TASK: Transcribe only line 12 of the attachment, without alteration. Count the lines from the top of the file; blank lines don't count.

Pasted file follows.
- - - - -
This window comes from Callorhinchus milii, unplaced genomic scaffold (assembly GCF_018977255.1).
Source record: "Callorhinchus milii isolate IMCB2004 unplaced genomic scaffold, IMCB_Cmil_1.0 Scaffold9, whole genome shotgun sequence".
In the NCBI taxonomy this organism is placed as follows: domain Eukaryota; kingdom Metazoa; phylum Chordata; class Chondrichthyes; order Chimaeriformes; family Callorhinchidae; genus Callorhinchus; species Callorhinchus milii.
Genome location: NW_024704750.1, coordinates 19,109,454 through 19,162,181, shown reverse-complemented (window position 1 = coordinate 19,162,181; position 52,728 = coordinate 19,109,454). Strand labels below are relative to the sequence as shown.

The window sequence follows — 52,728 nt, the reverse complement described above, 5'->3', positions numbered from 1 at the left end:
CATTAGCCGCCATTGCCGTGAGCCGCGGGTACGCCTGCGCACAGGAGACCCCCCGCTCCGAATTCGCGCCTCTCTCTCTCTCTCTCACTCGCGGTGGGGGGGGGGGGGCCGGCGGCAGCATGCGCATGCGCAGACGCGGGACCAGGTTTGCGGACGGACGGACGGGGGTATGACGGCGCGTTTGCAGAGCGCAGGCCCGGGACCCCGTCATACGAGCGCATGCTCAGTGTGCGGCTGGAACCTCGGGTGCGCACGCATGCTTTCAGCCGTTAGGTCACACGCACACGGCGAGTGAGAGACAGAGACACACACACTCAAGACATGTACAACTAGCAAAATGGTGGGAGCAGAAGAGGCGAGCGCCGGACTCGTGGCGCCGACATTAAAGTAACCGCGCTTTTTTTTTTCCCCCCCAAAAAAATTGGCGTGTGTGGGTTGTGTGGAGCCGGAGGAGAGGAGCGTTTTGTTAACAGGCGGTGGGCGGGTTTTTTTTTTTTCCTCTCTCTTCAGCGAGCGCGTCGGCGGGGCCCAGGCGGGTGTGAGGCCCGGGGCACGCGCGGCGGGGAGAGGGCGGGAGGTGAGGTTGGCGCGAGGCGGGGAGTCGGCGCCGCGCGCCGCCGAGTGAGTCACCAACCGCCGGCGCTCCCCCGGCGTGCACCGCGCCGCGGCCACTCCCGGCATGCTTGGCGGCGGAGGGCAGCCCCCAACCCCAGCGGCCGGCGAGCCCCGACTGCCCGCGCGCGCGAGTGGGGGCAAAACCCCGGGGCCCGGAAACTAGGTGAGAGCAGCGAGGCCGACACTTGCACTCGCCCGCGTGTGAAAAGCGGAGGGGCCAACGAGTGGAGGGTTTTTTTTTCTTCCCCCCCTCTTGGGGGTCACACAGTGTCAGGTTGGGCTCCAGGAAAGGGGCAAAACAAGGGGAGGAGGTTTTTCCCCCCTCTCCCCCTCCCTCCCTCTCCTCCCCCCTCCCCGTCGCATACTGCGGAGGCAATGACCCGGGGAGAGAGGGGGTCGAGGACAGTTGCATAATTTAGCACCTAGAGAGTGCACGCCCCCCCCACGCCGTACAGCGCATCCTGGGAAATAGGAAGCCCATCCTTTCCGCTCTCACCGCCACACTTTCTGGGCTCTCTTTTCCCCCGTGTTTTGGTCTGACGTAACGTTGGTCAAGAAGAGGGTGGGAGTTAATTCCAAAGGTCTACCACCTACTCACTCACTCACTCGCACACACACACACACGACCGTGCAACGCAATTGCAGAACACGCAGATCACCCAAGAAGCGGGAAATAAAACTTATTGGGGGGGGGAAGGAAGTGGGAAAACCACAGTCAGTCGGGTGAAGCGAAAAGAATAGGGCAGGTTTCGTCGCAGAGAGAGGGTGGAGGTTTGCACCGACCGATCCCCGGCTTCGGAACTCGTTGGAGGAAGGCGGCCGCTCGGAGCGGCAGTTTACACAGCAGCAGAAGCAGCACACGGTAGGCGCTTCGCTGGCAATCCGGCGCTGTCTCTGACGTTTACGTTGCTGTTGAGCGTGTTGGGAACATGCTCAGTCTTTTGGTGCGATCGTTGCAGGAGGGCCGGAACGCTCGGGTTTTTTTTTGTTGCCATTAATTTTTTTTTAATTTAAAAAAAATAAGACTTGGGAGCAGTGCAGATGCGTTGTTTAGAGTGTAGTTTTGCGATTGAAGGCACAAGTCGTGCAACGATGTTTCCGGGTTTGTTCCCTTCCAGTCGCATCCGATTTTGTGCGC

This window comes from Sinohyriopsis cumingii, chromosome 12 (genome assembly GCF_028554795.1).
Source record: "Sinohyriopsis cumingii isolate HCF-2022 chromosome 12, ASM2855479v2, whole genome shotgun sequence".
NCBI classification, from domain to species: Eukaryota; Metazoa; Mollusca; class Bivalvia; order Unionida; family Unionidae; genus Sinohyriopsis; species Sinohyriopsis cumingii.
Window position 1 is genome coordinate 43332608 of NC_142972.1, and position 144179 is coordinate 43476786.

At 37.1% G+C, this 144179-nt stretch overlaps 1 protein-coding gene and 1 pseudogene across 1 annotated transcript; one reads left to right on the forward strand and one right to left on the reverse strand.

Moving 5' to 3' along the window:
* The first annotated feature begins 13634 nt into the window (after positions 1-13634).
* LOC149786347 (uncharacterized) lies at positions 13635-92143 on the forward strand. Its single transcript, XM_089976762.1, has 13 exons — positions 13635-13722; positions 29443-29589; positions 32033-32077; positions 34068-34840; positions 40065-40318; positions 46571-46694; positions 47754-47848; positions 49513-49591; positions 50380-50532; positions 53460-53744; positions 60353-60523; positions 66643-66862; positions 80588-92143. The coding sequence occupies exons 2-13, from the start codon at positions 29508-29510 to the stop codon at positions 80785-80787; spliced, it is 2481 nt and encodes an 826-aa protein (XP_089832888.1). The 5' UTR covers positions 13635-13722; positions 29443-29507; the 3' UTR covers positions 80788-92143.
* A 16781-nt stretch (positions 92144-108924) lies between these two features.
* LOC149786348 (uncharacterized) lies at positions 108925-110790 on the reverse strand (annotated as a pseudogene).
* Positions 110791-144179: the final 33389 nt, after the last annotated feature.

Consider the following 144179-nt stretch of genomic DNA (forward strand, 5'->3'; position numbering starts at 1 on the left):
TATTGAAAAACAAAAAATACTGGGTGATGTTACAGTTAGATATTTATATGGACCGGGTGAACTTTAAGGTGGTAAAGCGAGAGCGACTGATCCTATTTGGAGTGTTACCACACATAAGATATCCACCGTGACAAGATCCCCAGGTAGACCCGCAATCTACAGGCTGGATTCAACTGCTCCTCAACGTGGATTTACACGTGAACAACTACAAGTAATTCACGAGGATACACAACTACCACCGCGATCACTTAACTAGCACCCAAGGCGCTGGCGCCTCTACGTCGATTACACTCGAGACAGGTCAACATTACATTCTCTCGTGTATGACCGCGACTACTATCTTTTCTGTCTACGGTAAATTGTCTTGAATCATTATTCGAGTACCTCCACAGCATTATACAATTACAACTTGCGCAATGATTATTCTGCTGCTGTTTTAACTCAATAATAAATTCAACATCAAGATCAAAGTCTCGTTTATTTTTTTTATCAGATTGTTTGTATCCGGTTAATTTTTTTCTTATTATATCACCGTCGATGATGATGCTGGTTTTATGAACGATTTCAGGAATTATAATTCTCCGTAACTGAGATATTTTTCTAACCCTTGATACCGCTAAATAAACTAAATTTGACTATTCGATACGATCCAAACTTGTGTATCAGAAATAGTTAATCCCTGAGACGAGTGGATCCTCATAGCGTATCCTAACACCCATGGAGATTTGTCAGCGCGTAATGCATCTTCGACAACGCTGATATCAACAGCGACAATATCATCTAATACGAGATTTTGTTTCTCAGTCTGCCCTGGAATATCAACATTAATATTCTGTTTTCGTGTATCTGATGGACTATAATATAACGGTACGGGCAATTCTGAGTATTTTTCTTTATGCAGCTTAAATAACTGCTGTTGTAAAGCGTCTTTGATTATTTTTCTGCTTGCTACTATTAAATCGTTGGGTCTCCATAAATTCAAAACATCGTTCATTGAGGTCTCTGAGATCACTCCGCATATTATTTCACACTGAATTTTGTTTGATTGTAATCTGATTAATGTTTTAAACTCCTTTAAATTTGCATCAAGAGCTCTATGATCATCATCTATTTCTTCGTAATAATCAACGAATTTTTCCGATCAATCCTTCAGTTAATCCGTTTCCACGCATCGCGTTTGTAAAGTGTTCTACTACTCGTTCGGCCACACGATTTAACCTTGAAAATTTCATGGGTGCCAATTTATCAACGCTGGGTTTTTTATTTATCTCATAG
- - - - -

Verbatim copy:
Moving 5' to 3' along the window: